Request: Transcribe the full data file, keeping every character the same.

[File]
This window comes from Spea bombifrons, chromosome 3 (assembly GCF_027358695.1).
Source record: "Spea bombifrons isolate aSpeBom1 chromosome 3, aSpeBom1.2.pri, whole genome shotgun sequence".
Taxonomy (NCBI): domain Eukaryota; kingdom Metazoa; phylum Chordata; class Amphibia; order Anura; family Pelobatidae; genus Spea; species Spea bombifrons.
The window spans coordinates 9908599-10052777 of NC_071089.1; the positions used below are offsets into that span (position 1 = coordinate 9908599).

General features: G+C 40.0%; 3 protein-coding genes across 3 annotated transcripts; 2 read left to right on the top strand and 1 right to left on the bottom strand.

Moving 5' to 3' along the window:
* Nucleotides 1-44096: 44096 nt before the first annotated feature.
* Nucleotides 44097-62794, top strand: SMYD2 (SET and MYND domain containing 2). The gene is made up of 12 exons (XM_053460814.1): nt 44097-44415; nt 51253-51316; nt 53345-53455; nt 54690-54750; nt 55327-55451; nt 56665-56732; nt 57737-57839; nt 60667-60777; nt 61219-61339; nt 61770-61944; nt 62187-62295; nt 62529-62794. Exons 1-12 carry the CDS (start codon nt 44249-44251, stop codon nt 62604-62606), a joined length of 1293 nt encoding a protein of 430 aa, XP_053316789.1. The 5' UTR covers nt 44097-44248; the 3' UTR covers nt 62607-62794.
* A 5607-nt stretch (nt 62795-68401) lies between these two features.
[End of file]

This window comes from Spea bombifrons, chromosome 3 (assembly GCF_027358695.1).
Source record: "Spea bombifrons isolate aSpeBom1 chromosome 3, aSpeBom1.2.pri, whole genome shotgun sequence".
Taxonomy (NCBI): domain Eukaryota; kingdom Metazoa; phylum Chordata; class Amphibia; order Anura; family Pelobatidae; genus Spea; species Spea bombifrons.
The window spans coordinates 9908599-10052777 of NC_071089.1; the positions used below are offsets into that span (position 1 = coordinate 9908599).

General features: G+C 40.0%; 3 protein-coding genes across 3 annotated transcripts; 2 read left to right on the top strand and 1 right to left on the bottom strand.

Moving 5' to 3' along the window:
* Nucleotides 1-44096: 44096 nt before the first annotated feature.
* Nucleotides 44097-62794, top strand: SMYD2 (SET and MYND domain containing 2). The gene is made up of 12 exons (XM_053460814.1): nt 44097-44415; nt 51253-51316; nt 53345-53455; nt 54690-54750; nt 55327-55451; nt 56665-56732; nt 57737-57839; nt 60667-60777; nt 61219-61339; nt 61770-61944; nt 62187-62295; nt 62529-62794. Exons 1-12 carry the CDS (start codon nt 44249-44251, stop codon nt 62604-62606), a joined length of 1293 nt encoding a protein of 430 aa, XP_053316789.1. The 5' UTR covers nt 44097-44248; the 3' UTR covers nt 62607-62794.
* A 5607-nt stretch (nt 62795-68401) lies between these two features.